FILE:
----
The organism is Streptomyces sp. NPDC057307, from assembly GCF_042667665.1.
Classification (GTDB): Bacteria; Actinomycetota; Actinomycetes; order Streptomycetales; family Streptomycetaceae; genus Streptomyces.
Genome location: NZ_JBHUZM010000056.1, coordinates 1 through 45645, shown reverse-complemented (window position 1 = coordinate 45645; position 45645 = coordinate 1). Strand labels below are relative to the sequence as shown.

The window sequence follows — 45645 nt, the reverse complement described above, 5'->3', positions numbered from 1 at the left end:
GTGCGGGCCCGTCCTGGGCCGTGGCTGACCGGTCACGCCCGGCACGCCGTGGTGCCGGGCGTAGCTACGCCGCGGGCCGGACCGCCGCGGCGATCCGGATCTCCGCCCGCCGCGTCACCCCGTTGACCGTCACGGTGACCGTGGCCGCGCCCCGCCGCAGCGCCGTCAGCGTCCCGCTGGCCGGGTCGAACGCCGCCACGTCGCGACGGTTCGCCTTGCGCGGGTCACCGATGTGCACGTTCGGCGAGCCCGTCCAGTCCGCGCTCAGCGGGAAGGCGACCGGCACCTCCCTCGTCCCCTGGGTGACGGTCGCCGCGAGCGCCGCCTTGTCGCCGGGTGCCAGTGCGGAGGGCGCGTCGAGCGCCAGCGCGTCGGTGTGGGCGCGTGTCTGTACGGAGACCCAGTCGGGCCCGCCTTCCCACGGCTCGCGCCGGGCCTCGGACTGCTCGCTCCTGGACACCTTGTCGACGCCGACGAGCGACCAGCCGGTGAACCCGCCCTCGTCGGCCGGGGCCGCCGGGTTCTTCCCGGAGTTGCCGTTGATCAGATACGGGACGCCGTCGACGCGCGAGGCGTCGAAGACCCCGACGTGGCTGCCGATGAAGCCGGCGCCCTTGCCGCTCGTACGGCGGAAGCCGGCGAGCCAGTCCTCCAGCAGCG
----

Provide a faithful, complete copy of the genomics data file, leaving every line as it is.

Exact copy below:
The organism is Streptomyces sp. NPDC057307, from assembly GCF_042667665.1.
Classification (GTDB): Bacteria; Actinomycetota; Actinomycetes; order Streptomycetales; family Streptomycetaceae; genus Streptomyces.
Genome location: NZ_JBHUZM010000056.1, coordinates 1 through 45645, shown reverse-complemented (window position 1 = coordinate 45645; position 45645 = coordinate 1). Strand labels below are relative to the sequence as shown.

The window sequence follows — 45645 nt, the reverse complement described above, 5'->3', positions numbered from 1 at the left end:
GTGCGGGCCCGTCCTGGGCCGTGGCTGACCGGTCACGCCCGGCACGCCGTGGTGCCGGGCGTAGCTACGCCGCGGGCCGGACCGCCGCGGCGATCCGGATCTCCGCCCGCCGCGTCACCCCGTTGACCGTCACGGTGACCGTGGCCGCGCCCCGCCGCAGCGCCGTCAGCGTCCCGCTGGCCGGGTCGAACGCCGCCACGTCGCGACGGTTCGCCTTGCGCGGGTCACCGATGTGCACGTTCGGCGAGCCCGTCCAGTCCGCGCTCAGCGGGAAGGCGACCGGCACCTCCCTCGTCCCCTGGGTGACGGTCGCCGCGAGCGCCGCCTTGTCGCCGGGTGCCAGTGCGGAGGGCGCGTCGAGCGCCAGCGCGTCGGTGTGGGCGCGTGTCTGTACGGAGACCCAGTCGGGCCCGCCTTCCCACGGCTCGCGCCGGGCCTCGGACTGCTCGCTCCTGGACACCTTGTCGACGCCGACGAGCGACCAGCCGGTGAACCCGCCCTCGTCGGCCGGGGCCGCCGGGTTCTTCCCGGAGTTGCCGTTGATCAGATACGGGACGCCGTCGACGCGCGAGGCGTCGAAGACCCCGACGTGGCTGCCGATGAAGCCGGCGCCCTTGCCGCTCGTACGGCGGAAGCCGGCGAGCCAGTCCTCCAGCAGCG